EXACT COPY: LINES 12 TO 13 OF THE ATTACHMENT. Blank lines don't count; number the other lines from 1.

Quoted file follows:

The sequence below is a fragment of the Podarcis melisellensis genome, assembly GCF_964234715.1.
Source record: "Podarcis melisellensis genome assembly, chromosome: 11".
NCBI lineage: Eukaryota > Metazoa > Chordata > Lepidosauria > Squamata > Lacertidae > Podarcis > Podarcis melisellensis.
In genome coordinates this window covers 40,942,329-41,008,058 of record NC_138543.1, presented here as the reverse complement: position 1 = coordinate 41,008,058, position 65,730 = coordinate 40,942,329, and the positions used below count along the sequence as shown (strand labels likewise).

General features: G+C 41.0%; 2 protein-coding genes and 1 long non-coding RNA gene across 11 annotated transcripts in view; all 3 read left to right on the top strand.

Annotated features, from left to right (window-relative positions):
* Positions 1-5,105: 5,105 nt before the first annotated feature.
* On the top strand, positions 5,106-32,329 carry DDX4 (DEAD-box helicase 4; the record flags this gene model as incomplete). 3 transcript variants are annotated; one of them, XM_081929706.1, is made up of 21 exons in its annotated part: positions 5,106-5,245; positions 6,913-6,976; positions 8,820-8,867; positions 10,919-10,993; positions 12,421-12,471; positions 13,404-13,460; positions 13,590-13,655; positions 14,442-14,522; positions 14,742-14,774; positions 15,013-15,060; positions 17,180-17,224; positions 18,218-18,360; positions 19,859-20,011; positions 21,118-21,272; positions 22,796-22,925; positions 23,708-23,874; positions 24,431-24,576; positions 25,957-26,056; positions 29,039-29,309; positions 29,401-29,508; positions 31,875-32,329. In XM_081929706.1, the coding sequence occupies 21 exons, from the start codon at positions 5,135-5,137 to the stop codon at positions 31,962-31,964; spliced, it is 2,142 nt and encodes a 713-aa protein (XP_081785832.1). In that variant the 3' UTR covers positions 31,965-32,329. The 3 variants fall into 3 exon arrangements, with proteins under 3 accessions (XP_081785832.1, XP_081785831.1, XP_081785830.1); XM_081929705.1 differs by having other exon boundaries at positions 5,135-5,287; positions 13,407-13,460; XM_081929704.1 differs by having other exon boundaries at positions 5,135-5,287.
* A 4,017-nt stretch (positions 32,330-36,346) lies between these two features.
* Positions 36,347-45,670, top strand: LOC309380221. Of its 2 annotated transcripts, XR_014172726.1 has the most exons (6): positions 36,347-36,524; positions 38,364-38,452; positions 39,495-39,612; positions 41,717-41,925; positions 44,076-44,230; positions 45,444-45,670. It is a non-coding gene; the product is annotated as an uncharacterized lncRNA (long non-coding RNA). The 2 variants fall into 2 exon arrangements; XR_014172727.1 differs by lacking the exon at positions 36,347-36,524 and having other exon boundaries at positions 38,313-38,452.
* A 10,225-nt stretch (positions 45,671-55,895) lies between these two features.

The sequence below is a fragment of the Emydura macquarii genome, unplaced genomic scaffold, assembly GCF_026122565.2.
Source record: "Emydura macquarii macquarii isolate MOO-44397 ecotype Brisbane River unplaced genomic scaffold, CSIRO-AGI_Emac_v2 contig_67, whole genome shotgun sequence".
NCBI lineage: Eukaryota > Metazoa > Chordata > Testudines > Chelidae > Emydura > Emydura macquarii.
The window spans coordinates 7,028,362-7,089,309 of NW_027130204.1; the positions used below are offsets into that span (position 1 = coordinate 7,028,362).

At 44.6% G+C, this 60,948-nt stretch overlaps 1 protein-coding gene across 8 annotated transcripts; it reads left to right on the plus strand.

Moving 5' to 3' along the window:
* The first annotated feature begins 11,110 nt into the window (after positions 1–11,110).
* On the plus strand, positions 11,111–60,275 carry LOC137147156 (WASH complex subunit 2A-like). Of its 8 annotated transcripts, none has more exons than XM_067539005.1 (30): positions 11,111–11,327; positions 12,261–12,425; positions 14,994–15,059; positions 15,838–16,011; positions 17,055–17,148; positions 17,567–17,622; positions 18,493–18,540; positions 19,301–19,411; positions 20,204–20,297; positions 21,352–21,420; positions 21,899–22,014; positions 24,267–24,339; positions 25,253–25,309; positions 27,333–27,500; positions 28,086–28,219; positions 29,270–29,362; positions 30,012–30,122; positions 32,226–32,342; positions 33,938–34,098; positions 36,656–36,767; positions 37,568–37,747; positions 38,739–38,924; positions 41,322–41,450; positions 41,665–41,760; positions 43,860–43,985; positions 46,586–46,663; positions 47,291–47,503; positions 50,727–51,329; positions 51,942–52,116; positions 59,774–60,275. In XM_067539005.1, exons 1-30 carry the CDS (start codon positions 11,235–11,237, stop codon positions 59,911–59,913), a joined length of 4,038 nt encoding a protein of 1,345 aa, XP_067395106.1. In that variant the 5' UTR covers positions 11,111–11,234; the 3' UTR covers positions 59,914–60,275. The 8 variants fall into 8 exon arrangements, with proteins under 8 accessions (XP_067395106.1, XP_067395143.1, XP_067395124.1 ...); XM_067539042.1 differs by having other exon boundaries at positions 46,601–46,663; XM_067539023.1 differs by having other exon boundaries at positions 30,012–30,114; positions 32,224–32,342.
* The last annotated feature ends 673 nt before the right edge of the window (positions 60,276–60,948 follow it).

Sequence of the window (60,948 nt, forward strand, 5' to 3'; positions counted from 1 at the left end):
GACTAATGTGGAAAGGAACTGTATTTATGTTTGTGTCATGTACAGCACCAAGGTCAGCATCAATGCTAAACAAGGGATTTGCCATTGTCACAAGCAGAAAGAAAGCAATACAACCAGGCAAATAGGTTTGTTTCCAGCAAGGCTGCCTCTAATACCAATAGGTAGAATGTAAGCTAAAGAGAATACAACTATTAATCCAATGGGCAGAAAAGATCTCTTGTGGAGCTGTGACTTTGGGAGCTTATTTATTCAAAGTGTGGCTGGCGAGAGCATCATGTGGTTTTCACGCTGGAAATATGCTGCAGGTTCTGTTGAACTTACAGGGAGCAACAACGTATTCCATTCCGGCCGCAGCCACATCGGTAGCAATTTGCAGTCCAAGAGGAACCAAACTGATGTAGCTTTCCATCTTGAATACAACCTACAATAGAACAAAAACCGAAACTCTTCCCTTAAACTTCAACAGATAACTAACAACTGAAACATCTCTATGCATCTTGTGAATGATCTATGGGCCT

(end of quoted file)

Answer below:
The sequence below is a fragment of the Emydura macquarii genome, unplaced genomic scaffold, assembly GCF_026122565.2.
Source record: "Emydura macquarii macquarii isolate MOO-44397 ecotype Brisbane River unplaced genomic scaffold, CSIRO-AGI_Emac_v2 contig_67, whole genome shotgun sequence".